3 Not-So-Terrifying Ways to Practice Public Speaking


Are you most at home with a mic in your hand, offering a hard-hitting yet relatable opening keynote to a room full of 1000 conference attendees? How about ferociously clicking through a PowerPoint as your board of directors looks on, eagerly awaiting the moment that you’ll open up to questions? Do you reach a zen state each time you get in front of a crowd to give a public presentation?

Neither do I.

If, on the other hand, you answered yes for any of the above, I apologize, but this article may not be for you. For the rest of us, however, here are some accessible ways to practice public speaking, even if it’s not quite your thing.

Volunteer for story time at your local library

When I first graduated college, I worked at a children’s museum. In addition to cleaning spit off of plastic blocks and filling glue bottles, I was also tasked with leading story time a few times a week.

At first blush, this may not seem like the ultimate public speaking opportunity, but hear me out. Story time gives you a chance to experiment with delivery, tone, gestures, and expressions, and usually, you’re working with familiar material and in front of an incredibly captivated audience.

Most libraries that have story time on their schedule accept volunteers, so reach out to your town library or recreation center to inquire as to whether they offer this kind of opportunity.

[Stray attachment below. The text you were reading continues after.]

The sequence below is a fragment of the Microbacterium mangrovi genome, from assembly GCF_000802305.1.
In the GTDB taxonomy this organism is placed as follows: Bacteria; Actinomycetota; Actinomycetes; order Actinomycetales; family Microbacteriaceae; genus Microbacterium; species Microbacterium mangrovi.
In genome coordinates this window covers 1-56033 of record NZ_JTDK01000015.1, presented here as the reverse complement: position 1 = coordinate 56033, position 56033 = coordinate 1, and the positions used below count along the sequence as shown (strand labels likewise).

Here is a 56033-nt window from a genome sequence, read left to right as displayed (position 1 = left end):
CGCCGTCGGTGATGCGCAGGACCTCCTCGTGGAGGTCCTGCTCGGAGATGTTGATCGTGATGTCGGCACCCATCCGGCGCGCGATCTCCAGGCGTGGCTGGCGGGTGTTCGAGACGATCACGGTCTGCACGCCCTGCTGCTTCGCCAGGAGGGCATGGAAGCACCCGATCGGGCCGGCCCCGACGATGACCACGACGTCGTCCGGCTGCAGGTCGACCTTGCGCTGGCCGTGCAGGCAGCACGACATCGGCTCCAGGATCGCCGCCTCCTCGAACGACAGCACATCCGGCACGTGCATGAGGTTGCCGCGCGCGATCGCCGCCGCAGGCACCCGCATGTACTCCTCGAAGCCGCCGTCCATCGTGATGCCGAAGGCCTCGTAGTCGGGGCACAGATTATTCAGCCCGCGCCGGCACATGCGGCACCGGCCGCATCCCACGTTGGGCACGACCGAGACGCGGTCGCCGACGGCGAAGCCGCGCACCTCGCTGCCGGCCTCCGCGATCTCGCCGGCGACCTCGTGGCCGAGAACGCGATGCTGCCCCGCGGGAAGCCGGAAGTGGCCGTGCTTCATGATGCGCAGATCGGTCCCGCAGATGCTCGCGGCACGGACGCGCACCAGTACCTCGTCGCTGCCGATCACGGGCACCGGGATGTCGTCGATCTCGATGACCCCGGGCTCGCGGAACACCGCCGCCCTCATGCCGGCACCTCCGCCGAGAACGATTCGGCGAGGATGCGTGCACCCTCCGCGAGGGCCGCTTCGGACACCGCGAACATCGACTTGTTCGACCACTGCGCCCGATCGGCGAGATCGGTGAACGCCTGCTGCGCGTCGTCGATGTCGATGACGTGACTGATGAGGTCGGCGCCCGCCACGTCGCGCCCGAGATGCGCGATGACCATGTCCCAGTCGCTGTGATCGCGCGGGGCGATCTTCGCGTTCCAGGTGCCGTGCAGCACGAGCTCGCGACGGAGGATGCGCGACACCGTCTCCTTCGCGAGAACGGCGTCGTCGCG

Some programs will even share a brief survey with attendees (i.e., parents) at the end of the program or the end of the month. If you’re looking for feedback, ask the host organization if there may be an opportunity for you to get a peek at some of the feedback shared after your story.

Present on a conference call

If your organization is geographically dispersed, chances are there is a weekly, monthly, or quarterly conference call on your calendar. For these kinds of all-staff check-ins, topics usually vary and there is almost always an opportunity for a member of the team to volunteer to present on a project they’ve been working on.

The next time the schedule gets sent around asking for folks to sign up to present on one of these calls, put your name on the list (if you have a project in mind).

The beauty of using your organization’s conference call as a practice space is that no matter how many people are on the line, it’s all the same to you because you likely won’t be able to see or hear any of them. If your issue is stage fright, this is a great way to practice being in front of a big audience without feeling like you’re actually in front of a big audience!

Get a room!

If you’re getting ready for a presentation, schedule some time in a private space in your office to rehearse aloud. Even if you know your deck front and back, the value of rehearsing aloud should never be underestimated!

As you rehearse, make sure that you’re happy with how you’re delivering the material. If you’re not, stop, and start that sentence over and keep starting over until you’ve found a succinct and clear way to deliver your message.